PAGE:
Jacinta: Okay, but is this really an example of what you were talking about? I thought it was all about the effect of colour, temperature, lighting etc?

Canto: I’m talking about embodied cognition, or physical intelligence, and yes that research is an example – by getting someone to write their gender before sitting a test, it makes them more aware of their gender; their embodiment is brought to mind. But I’m going to give some quite striking examples of the influence of the colour red on test results. A team of American and German researchers conducted a number of experiments, the first involving 71 American undergrads. Each subject was tested individually. They were told they’d be given an anagram test, in which they had to unscramble sets of letters into words. These were of medium difficulty. After a practice run, the students were randomly divided into three groups. All students were given the same anagram tests on paper, with one difference – each participant was given a number, but with one group, the number was coloured red, with another the colour was green, with the third the colour was black. The number on the top of the paper was called to the subjects’ attention at the beginning of the test, with the excuse that this was necessary for processing. The difference in the test results was striking – those who saw a red number at the top of each page performed significantly worse than the green and black groups.

Jacinta: They saw red, and fell apart? But why would they do that? Has this study been replicated? Maybe the group with the red numbers were just bad at anagrams?

Canto: Good questions, and of course it’s the sort of study that could easily be replicated, but the results are in line with similar studies. Unfortunately I could only read a brief abstract of the original study as the detail is behind a paywall, but all these studies have been written about by Thalma Lobel in her book Sensation: the new science of physical intelligence, and, according to her, this particular study took into consideration the abilities of the groups and made sure that this wasn’t the cause of the difference. Also, the same researchers did a follow-up test in Germany, with altered experimental conditions. Instead of using anagrams they used analogy tests, such as:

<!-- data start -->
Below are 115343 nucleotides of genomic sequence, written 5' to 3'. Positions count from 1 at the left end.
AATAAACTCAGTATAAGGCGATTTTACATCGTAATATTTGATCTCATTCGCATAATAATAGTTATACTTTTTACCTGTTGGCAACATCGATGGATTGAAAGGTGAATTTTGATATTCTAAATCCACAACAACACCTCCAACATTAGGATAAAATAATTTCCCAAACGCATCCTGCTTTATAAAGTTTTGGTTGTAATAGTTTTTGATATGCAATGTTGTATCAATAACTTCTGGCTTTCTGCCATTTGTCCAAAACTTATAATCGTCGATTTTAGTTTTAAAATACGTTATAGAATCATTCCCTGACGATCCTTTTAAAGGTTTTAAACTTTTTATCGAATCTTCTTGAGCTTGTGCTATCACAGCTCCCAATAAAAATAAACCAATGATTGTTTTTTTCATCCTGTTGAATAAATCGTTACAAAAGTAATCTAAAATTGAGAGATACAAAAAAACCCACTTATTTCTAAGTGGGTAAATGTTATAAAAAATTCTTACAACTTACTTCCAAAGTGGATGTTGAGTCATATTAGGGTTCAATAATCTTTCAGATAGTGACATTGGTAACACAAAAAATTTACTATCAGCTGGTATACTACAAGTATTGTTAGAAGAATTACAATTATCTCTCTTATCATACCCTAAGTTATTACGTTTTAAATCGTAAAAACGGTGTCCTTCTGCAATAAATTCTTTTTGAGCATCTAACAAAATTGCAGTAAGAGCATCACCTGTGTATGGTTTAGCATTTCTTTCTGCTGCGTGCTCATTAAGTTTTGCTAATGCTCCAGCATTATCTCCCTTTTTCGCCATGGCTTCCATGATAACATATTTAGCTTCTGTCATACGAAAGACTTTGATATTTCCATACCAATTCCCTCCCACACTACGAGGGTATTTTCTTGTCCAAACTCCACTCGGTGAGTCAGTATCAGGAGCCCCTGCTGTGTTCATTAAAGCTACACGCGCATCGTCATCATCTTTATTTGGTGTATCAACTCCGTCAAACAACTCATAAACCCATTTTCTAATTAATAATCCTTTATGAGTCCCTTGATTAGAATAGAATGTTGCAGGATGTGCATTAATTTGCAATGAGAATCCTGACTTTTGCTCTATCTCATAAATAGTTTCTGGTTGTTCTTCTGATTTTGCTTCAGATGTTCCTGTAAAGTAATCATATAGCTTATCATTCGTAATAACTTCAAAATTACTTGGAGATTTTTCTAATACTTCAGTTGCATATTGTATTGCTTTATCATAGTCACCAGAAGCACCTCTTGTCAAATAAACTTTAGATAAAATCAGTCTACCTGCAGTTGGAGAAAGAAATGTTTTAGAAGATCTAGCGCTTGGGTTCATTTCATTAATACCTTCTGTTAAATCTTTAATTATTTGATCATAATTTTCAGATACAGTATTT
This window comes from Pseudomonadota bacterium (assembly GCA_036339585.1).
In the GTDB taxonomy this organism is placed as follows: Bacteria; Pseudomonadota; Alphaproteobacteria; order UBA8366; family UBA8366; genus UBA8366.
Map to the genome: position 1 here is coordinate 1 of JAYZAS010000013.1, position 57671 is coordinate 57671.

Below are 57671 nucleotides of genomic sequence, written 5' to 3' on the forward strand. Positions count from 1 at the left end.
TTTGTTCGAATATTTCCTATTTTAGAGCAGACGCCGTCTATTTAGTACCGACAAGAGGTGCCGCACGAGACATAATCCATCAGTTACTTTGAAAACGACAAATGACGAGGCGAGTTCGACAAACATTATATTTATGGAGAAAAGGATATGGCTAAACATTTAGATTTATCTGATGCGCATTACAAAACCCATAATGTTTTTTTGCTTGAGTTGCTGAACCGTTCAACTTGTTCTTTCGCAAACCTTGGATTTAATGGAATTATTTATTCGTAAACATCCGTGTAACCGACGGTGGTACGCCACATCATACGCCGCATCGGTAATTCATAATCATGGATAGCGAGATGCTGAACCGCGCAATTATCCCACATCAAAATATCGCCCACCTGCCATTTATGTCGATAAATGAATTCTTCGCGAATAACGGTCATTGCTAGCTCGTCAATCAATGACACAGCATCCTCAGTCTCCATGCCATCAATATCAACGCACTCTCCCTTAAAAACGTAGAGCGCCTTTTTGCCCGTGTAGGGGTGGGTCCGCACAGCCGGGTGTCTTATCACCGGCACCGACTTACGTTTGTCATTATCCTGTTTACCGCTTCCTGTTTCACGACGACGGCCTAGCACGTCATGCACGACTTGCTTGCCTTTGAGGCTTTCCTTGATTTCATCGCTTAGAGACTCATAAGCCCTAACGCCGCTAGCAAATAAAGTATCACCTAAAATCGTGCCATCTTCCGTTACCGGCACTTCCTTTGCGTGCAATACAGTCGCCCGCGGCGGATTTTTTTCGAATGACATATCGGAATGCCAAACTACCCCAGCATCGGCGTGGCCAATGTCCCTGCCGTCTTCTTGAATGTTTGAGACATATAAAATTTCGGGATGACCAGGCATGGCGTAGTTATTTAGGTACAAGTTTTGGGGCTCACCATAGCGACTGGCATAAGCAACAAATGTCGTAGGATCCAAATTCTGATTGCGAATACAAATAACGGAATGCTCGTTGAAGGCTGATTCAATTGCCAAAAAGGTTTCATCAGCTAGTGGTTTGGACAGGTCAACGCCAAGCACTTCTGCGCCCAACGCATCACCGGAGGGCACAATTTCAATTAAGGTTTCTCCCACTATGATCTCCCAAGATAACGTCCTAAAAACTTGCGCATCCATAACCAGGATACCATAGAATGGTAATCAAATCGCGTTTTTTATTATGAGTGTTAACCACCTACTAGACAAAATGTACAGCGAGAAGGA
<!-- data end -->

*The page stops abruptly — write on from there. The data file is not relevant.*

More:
legs relate to walk like:

1 tongue to mouth

2. eyes to blink

3. comb to hair

4. nose to face

Jacinta: Right, so the correct answer is 2, though it’s not the best analogy.

Canto: Well, eyes to see might be too easy. Anyway, 46 subjects were given 5 minutes to come up with 20 correct analogies. The analogies were presented on paper, each with a cover page. The subjects were divided into 3 groups and the only difference between the groups was the colour of the cover page. The first group had red, the second green, the third, white.  This time their exposure to the colours was shorter – only seconds before they were asked to turn the page, and they weren’t exposed to the colour during the test itself, after they’d turned the page. Still the results were much the same as in the first experiment – exposure to the red cover page resulted in poorer scores.

Jacinta: Sooo, red’s a colour to be avoided when doing tests. What about the other colours? Were any of them good for improving test scores?

Canto: No, not in these experiments. And again, Lobel assures us that the study controlled for the variable of differential ability. The researchers conducted other studies on a range of participants – using verbal and non-verbal (e.g. mathematical) tests, and the results were consistent – exposing subjects to the colour red, and making them conscious of that colour, resulted in poorer scores.

Jacinta: And they have no explanation as to why? Presumably it’s some sort of connotative value for red. Red is danger, red is embarrassment…

Canto: Nature red in tooth and claw – but red is also the heart, the rose, the Valentine. Red has all sorts of contradictory connotations.

Jacinta: So isn’t it the way that red is seen in our culture? What about controlling for cultural connotations, however contradictory?

Canto: You mean trying it out in Outer Mongolia, or a remote African village? It’s a good point, but you know red is the colour of blood..

Jacinta: And of my life-producing vagina.

Canto: Yeah but look at the wariness with which women are treated for having one of those. Anyway I’m not sure they’ve done the study in those places, but they’ve varied the settings – labs, classrooms, outdoors – and the age-groups and the test-types, and the results haven’t varied significantly. And they did other tests to measure motivation rather than performance.